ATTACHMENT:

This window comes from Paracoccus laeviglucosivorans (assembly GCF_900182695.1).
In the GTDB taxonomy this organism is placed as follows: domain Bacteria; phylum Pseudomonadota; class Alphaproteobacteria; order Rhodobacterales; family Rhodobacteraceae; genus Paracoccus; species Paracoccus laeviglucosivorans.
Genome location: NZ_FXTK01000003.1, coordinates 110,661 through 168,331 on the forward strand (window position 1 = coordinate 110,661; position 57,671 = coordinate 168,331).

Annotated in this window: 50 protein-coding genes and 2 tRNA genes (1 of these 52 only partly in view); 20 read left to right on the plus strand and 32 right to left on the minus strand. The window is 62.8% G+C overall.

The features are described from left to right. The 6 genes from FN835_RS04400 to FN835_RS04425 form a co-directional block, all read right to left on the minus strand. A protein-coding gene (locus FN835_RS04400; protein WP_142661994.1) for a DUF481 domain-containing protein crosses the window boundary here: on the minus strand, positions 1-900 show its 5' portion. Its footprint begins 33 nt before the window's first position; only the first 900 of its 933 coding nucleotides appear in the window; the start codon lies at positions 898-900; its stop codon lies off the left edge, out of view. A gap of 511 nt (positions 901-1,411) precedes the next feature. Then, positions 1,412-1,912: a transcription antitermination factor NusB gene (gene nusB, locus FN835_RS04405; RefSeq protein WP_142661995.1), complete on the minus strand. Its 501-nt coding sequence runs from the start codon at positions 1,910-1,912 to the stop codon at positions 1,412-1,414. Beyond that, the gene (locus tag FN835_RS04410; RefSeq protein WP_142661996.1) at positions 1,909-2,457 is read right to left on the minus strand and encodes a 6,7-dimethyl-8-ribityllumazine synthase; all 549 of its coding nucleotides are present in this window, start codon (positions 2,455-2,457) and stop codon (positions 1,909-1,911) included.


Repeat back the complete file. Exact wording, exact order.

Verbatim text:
This window comes from Paracoccus laeviglucosivorans (assembly GCF_900182695.1).
In the GTDB taxonomy this organism is placed as follows: domain Bacteria; phylum Pseudomonadota; class Alphaproteobacteria; order Rhodobacterales; family Rhodobacteraceae; genus Paracoccus; species Paracoccus laeviglucosivorans.
Genome location: NZ_FXTK01000003.1, coordinates 110,661 through 168,331 on the forward strand (window position 1 = coordinate 110,661; position 57,671 = coordinate 168,331).

Annotated in this window: 50 protein-coding genes and 2 tRNA genes (1 of these 52 only partly in view); 20 read left to right on the plus strand and 32 right to left on the minus strand. The window is 62.8% G+C overall.

The features are described from left to right. The 6 genes from FN835_RS04400 to FN835_RS04425 form a co-directional block, all read right to left on the minus strand. A protein-coding gene (locus FN835_RS04400; protein WP_142661994.1) for a DUF481 domain-containing protein crosses the window boundary here: on the minus strand, positions 1-900 show its 5' portion. Its footprint begins 33 nt before the window's first position; only the first 900 of its 933 coding nucleotides appear in the window; the start codon lies at positions 898-900; its stop codon lies off the left edge, out of view. A gap of 511 nt (positions 901-1,411) precedes the next feature. Then, positions 1,412-1,912: a transcription antitermination factor NusB gene (gene nusB, locus FN835_RS04405; RefSeq protein WP_142661995.1), complete on the minus strand. Its 501-nt coding sequence runs from the start codon at positions 1,910-1,912 to the stop codon at positions 1,412-1,414. Beyond that, the gene (locus tag FN835_RS04410; RefSeq protein WP_142661996.1) at positions 1,909-2,457 is read right to left on the minus strand and encodes a 6,7-dimethyl-8-ribityllumazine synthase; all 549 of its coding nucleotides are present in this window, start codon (positions 2,455-2,457) and stop codon (positions 1,909-1,911) included.